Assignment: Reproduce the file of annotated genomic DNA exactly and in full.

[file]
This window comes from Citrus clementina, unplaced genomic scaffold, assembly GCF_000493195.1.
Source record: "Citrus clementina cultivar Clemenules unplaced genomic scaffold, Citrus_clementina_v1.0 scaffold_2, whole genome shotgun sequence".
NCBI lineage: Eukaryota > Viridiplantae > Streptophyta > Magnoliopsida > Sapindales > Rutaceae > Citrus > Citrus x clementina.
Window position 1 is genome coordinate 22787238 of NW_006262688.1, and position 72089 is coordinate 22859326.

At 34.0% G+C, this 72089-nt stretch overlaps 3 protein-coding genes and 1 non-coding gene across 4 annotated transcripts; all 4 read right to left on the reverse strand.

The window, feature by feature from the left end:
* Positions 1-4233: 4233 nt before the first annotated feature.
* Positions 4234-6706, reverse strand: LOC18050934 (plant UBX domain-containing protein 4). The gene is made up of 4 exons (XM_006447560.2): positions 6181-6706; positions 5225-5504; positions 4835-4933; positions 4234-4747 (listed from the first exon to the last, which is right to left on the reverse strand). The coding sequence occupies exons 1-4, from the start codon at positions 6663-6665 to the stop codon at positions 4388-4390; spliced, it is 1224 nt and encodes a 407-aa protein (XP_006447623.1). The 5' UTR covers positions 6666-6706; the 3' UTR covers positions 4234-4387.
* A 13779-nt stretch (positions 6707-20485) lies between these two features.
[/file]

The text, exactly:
This window comes from Citrus clementina, unplaced genomic scaffold, assembly GCF_000493195.1.
Source record: "Citrus clementina cultivar Clemenules unplaced genomic scaffold, Citrus_clementina_v1.0 scaffold_2, whole genome shotgun sequence".
NCBI lineage: Eukaryota > Viridiplantae > Streptophyta > Magnoliopsida > Sapindales > Rutaceae > Citrus > Citrus x clementina.
Window position 1 is genome coordinate 22787238 of NW_006262688.1, and position 72089 is coordinate 22859326.

At 34.0% G+C, this 72089-nt stretch overlaps 3 protein-coding genes and 1 non-coding gene across 4 annotated transcripts; all 4 read right to left on the reverse strand.

The window, feature by feature from the left end:
* Positions 1-4233: 4233 nt before the first annotated feature.
* Positions 4234-6706, reverse strand: LOC18050934 (plant UBX domain-containing protein 4). The gene is made up of 4 exons (XM_006447560.2): positions 6181-6706; positions 5225-5504; positions 4835-4933; positions 4234-4747 (listed from the first exon to the last, which is right to left on the reverse strand). The coding sequence occupies exons 1-4, from the start codon at positions 6663-6665 to the stop codon at positions 4388-4390; spliced, it is 1224 nt and encodes a 407-aa protein (XP_006447623.1). The 5' UTR covers positions 6666-6706; the 3' UTR covers positions 4234-4387.
* A 13779-nt stretch (positions 6707-20485) lies between these two features.